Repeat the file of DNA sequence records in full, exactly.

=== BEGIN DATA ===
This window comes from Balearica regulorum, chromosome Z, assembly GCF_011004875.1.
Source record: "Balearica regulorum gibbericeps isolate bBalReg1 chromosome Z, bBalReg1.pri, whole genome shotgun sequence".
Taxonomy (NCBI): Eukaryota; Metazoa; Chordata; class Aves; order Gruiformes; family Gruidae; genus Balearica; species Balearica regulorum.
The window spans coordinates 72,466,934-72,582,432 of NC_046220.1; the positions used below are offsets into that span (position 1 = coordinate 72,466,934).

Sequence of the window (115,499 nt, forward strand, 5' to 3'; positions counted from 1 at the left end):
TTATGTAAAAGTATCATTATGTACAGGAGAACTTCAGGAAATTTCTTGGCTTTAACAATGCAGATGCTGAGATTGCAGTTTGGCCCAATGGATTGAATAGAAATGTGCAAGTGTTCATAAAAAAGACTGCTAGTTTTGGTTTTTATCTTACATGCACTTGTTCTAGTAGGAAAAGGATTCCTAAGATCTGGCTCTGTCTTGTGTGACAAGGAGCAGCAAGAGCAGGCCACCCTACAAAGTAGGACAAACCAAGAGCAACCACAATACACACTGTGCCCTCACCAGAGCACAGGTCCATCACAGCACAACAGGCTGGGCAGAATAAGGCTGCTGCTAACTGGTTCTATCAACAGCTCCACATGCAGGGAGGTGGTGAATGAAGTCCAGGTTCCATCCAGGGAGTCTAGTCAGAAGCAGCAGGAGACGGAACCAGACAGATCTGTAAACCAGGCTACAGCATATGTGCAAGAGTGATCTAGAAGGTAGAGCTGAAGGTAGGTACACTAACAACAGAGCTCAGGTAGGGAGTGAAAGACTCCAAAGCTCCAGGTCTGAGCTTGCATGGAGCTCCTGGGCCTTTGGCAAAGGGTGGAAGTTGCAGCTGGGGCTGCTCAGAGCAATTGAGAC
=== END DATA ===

This window comes from Balearica regulorum, chromosome Z, assembly GCF_011004875.1.
Source record: "Balearica regulorum gibbericeps isolate bBalReg1 chromosome Z, bBalReg1.pri, whole genome shotgun sequence".
Taxonomy (NCBI): Eukaryota; Metazoa; Chordata; class Aves; order Gruiformes; family Gruidae; genus Balearica; species Balearica regulorum.
The window spans coordinates 72,466,934-72,582,432 of NC_046220.1; the positions used below are offsets into that span (position 1 = coordinate 72,466,934).

Sequence of the window (115,499 nt, forward strand, 5' to 3'; positions counted from 1 at the left end):
TTATGTAAAAGTATCATTATGTACAGGAGAACTTCAGGAAATTTCTTGGCTTTAACAATGCAGATGCTGAGATTGCAGTTTGGCCCAATGGATTGAATAGAAATGTGCAAGTGTTCATAAAAAAGACTGCTAGTTTTGGTTTTTATCTTACATGCACTTGTTCTAGTAGGAAAAGGATTCCTAAGATCTGGCTCTGTCTTGTGTGACAAGGAGCAGCAAGAGCAGGCCACCCTACAAAGTAGGACAAACCAAGAGCAACCACAATACACACTGTGCCCTCACCAGAGCACAGGTCCATCACAGCACAACAGGCTGGGCAGAATAAGGCTGCTGCTAACTGGTTCTATCAACAGCTCCACATGCAGGGAGGTGGTGAATGAAGTCCAGGTTCCATCCAGGGAGTCTAGTCAGAAGCAGCAGGAGACGGAACCAGACAGATCTGTAAACCAGGCTACAGCATATGTGCAAGAGTGATCTAGAAGGTAGAGCTGAAGGTAGGTACACTAACAACAGAGCTCAGGTAGGGAGTGAAAGACTCCAAAGCTCCAGGTCTGAGCTTGCATGGAGCTCCTGGGCCTTTGGCAAAGGGTGGAAGTTGCAGCTGGGGCTGCTCAGAGCAATTGAGAC